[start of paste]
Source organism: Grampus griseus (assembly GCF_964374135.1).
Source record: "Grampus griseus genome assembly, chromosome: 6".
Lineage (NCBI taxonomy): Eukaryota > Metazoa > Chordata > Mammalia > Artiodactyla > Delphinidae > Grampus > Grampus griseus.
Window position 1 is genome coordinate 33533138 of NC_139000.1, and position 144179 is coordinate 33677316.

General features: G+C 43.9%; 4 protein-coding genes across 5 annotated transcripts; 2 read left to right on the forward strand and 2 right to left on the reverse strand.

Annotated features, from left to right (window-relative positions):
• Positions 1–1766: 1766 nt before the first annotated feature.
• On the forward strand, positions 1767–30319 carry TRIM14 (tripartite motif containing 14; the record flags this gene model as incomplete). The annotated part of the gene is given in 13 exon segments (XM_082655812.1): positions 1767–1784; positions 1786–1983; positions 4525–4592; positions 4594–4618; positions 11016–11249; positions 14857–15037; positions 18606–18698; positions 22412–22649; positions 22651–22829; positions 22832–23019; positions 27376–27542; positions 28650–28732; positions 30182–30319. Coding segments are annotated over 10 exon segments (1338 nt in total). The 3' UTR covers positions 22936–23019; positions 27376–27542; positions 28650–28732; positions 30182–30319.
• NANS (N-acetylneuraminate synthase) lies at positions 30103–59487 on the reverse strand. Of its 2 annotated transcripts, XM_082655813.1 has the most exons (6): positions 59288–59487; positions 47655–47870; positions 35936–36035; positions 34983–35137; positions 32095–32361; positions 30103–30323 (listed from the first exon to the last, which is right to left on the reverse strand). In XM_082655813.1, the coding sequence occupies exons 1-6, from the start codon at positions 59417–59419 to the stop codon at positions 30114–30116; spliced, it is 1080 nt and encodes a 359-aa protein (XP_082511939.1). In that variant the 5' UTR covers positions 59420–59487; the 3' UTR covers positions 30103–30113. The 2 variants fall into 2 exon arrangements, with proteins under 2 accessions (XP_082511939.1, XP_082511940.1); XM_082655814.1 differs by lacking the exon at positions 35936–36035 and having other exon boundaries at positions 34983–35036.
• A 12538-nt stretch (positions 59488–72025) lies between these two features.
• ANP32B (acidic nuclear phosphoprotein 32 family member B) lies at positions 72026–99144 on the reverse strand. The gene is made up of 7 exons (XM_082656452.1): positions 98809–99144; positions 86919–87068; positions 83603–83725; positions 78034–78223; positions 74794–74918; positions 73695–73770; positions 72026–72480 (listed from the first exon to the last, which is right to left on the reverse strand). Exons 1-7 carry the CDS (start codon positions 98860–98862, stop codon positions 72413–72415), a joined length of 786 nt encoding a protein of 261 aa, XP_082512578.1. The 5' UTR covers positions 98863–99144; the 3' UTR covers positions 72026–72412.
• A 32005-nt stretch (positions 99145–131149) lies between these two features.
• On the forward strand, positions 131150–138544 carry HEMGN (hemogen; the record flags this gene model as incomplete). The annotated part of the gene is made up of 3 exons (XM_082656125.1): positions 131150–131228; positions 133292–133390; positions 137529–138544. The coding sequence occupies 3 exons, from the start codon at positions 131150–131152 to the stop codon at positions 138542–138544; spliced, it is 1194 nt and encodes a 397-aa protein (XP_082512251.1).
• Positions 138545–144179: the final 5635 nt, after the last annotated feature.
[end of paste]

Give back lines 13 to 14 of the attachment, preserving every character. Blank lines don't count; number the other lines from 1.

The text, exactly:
• On the forward strand, positions 131150–138544 carry HEMGN (hemogen; the record flags this gene model as incomplete). The annotated part of the gene is made up of 3 exons (XM_082656125.1): positions 131150–131228; positions 133292–133390; positions 137529–138544. The coding sequence occupies 3 exons, from the start codon at positions 131150–131152 to the stop codon at positions 138542–138544; spliced, it is 1194 nt and encodes a 397-aa protein (XP_082512251.1).
• Positions 138545–144179: the final 5635 nt, after the last annotated feature.